The cast of 'Unfrosted,' including Jerry Seinfeld and Melissa McCarthy
(Netflix)

‘Unfrosted’ Is as Sugary and Fleeting as Its Breakfast Inspiration

3/5 Pop-Tarts.

Are we expecting too much from a comedy today? It’s a question that kept popping up as I watched Jerry Seinfeld’s Unfrosted, a fizzy, pop confection of a film.

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After a relatively quiet career since the ending of his iconic eponymous NBC series (Bee Movie aside), Seinfeld makes his directorial debut with the silliest of stories: the invention of the Pop-Tart. Seinfeld imagines a fantasy version of 1963 where the breakfast wars are front page news, where industry titans Kellogg (Jim Gaffigan) and Post (Amy Schumer) are in a corporate death battle tinged with sex appeal.

Seinfeld stars as Bob Cabana (if that name doesn’t at least inspire a chuckle, you’re watching the wrong movie), a devoted Kellogg’s employee who assembles a dream team to crack the much-lauded shelf-stable breakfast pastry conundrum. He recruits NASA scientist Donna Stankowski (Melissa McCarthy) and they assemble a cadre of celebrity cameos in a space race spoof to beat Post to the supermarket shelf: Jack McBrayer, James Marsden, Thomas Lennon, and more join the race to create the Pop-Tart.

Unfrosted is the kind of balls-to-the-wall comedy that studios just don’t make anymore. Like It’s a Mad, Mad, Mad, Mad World, Airplane!, or Anchorman, Unfrosted is a celebrity-studded absurdist romp that is more concerned with gags than character development or story. And in the words of Seinfeld, “Not that there’s anything wrong with that!”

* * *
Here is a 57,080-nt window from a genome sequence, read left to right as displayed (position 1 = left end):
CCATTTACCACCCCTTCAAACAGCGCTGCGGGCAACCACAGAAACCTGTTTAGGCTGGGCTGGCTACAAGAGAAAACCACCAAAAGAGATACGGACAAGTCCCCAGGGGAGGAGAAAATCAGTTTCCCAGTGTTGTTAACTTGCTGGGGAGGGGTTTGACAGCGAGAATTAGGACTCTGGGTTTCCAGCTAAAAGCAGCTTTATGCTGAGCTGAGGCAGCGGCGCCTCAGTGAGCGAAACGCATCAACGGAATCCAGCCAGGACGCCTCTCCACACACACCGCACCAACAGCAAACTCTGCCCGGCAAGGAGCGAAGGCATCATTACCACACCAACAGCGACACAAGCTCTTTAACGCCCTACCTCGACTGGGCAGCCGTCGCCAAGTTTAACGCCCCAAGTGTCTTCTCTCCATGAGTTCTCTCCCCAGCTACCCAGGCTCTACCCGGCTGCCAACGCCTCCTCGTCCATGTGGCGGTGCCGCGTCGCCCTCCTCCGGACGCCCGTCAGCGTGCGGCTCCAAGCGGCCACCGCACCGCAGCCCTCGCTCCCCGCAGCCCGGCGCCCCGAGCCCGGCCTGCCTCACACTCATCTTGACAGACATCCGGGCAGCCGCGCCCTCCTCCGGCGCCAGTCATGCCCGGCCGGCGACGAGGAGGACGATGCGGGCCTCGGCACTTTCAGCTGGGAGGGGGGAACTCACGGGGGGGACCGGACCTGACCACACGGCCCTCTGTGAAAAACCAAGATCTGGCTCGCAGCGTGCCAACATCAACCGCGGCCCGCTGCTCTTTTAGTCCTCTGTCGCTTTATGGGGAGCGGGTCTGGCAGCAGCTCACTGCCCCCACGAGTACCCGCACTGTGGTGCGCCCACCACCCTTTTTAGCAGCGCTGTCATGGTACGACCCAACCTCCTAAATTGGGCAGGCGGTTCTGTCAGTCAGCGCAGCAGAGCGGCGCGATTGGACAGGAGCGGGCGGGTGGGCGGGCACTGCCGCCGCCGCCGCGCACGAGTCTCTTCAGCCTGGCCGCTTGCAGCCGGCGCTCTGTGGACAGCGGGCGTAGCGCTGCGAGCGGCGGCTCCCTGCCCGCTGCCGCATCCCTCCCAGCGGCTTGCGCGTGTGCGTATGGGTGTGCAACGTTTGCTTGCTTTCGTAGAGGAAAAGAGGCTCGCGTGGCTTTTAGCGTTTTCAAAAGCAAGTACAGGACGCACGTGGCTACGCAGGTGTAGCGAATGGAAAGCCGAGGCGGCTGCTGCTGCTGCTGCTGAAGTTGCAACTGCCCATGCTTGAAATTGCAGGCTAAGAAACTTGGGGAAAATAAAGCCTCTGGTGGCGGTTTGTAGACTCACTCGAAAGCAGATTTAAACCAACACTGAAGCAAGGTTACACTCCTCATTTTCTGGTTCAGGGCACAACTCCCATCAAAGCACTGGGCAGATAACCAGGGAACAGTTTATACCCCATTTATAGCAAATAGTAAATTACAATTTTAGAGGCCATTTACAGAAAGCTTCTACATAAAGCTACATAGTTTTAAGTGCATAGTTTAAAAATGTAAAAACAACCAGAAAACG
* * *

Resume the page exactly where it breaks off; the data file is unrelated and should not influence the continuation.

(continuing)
While Jerry Seinfeld may be facing some (well-deserved) blowback for whining about how “woke” killed comedy, he manages to pull off an entertaining (if too long) comedy that kept me chuckling throughout the film. It’s entertaining enough to watch Seinfeld and McCarthy bounce off each other, and the truly impressive cavalcade of stars kept me engaged and enjoying the film. Two cameos in particular are too good to spoil.

Does Unfrosted reinvent the comedy wheel? Of course not. Instead, it offers a throwback to a retro zaniness that is as fun as it is fleeting. And in that sense, it’s the perfect Netflix film. Thoroughly enjoyable, if forgettable in a week.

(featured image: Netflix)


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Author
Chelsea Steiner
Chelsea was born and raised in New Orleans, which explains her affinity for cheesy grits and Britney Spears. An pop culture journalist since 2012, her work has appeared on Autostraddle, AfterEllen, and more. Her beats include queer popular culture, film, television, republican clownery, and the unwavering belief that 'The Long Kiss Goodnight' is the greatest movie ever made. She currently resides in sunny Los Angeles, with her husband, 2 sons, and one poorly behaved rescue dog. She is a former roller derby girl and a black belt in Judo, so she is not to be trifled with. She loves the word “Jewess” and wishes more people used it to describe her.